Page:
by Margaret Mitchell, President and CEO of YWCA Greater Cleveland
If All Lives Matter, then why are we so willing to remain silent when unarmed black Americans are shot by police?
I didn’t watch Megyn Kelly and I don’t know what Anderson Cooper said —I rarely watch the news—but I sat in my office on the morning of September 20 and watched the murder of a man with his hands held high in the air. Swarmed by police, hands in the air this man— Terence Crutcher—was killed.
I sat in my office and cried. I cried for his family and mine. I cried for law enforcement. I cried for our community and our country. We are paralyzed as we watch and wait for someone else to do something.
Just 9 months into 2016 and U.S. police have killed at least 194 black people according to a project by The Guardian that tracks police killings in America. That’s nearly 21 shootings a month; 5 shootings a week!
I believe police officers are responsible for upholding the law. But I also believe their role is about respecting and protecting the lives of all members of society, including black men and women. The jobs of police officers are difficult and I fully recognize that their jobs are dangerous daily. However, the shooting of people of color—mostly men and (far too often) young men—across the United States has highlighted a widespread reality of racially discriminatory treatment by law enforcement officers and an alarming use of lethal force.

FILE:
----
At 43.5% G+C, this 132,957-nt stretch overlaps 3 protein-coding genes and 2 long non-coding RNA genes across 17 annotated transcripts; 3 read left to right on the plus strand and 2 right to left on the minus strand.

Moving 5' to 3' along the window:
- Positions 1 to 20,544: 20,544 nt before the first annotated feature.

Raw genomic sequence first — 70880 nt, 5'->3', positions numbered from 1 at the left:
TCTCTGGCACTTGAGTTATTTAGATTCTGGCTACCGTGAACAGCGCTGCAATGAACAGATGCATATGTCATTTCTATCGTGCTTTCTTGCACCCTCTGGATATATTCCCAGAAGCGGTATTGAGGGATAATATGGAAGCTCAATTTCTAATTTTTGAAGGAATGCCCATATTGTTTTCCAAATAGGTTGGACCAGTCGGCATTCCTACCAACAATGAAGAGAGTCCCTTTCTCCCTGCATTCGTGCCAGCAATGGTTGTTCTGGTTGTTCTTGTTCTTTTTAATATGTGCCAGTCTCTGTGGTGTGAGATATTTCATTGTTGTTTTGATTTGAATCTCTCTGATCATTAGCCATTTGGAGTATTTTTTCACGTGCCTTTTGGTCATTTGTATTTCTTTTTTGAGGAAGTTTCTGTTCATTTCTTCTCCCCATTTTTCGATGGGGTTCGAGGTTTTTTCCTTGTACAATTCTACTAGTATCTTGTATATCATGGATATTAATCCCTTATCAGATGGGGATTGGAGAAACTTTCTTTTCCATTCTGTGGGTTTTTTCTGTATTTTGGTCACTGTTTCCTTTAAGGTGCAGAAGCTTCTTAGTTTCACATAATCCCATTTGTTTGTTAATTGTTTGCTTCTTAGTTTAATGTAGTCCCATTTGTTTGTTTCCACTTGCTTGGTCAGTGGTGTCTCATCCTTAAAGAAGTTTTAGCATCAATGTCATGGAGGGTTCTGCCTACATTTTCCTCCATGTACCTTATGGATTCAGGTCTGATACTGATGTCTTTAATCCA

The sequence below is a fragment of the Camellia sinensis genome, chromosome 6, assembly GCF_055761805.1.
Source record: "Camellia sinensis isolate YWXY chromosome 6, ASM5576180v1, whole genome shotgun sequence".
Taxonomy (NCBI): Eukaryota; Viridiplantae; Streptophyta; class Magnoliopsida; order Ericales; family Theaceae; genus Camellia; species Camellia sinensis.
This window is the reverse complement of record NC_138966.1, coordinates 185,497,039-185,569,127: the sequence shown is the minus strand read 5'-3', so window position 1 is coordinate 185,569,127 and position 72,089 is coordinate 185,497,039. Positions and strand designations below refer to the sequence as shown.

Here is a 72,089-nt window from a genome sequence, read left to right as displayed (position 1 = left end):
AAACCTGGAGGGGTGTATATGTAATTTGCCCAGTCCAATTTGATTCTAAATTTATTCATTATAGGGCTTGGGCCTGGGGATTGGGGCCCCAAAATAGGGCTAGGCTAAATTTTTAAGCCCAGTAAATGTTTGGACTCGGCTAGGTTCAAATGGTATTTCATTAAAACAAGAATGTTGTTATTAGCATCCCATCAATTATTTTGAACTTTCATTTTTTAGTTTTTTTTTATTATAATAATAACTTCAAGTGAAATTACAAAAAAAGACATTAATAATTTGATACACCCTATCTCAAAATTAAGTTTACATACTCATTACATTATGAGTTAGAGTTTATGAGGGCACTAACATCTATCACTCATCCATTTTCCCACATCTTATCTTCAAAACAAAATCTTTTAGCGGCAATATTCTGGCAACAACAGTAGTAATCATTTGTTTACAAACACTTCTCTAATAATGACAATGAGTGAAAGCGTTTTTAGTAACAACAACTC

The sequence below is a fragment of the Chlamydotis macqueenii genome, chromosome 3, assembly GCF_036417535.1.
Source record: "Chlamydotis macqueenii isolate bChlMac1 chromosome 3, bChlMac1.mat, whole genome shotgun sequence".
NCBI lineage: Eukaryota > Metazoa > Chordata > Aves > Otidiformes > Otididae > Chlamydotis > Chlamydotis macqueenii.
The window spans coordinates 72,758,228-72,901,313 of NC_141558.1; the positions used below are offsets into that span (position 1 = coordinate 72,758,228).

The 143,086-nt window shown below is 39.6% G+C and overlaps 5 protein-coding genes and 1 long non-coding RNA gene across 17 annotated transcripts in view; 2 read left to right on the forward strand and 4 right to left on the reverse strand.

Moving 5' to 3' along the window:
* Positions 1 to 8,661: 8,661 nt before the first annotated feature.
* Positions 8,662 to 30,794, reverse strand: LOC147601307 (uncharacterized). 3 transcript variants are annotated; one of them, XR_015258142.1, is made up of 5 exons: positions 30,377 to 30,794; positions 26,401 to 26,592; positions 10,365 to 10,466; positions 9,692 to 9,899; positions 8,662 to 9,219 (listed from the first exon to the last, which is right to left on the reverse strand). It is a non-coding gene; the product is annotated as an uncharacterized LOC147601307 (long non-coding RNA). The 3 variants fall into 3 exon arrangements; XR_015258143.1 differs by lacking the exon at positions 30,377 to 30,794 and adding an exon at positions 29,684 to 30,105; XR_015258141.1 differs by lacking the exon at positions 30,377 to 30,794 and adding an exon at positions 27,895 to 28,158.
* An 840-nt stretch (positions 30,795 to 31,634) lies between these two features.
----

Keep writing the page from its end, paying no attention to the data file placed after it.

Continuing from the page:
Vanity Fair recently reported a significant amount of data about police and racial bias. A study by University of California, Davis stuck out to me. It found that the probability of being black, unarmed, and shot by police is, on average, about 3.49 times the probability of being white, unarmed, and shot by police.
I don’t know about you, but the use of lethal force by law enforcement officers raises serious human rights concerns. I pledge allegiance to the flag of the United States of America and the United States has a legal obligation to respect, protect, and fulfill human rights.
Human rights and human life rests on the badge of every officer. They are commissioned to protect life. Police officers are to use lethal force as a last resort in order to protect themselves or others from death or serious injury.
It’s time. We can take a stand, we can take a step, we can stop watching and we can do something.
The End Racial Profiling Act of 2015 (S. 1056/H.R. 1933) has been re-introduced in Congress and would nationally define and outlaw the practice of racial profiling by law enforcement. Stand Against Racism today and contact your Senators and your Representatives and tell them to: “End racial profiling, it destroys American values of fairness and justice. Please co-sponsor the End Racial Profiling Act of 2015 (S. 1056/H.R. 1933).”
Margaret Mitchell is President and CEO of YWCA Greater Cleveland. YWCA is on a mission to eliminate racism, empower women, stand up for social justice, help families, and strengthen communities. For more information, visit ywcaofcleveland.org .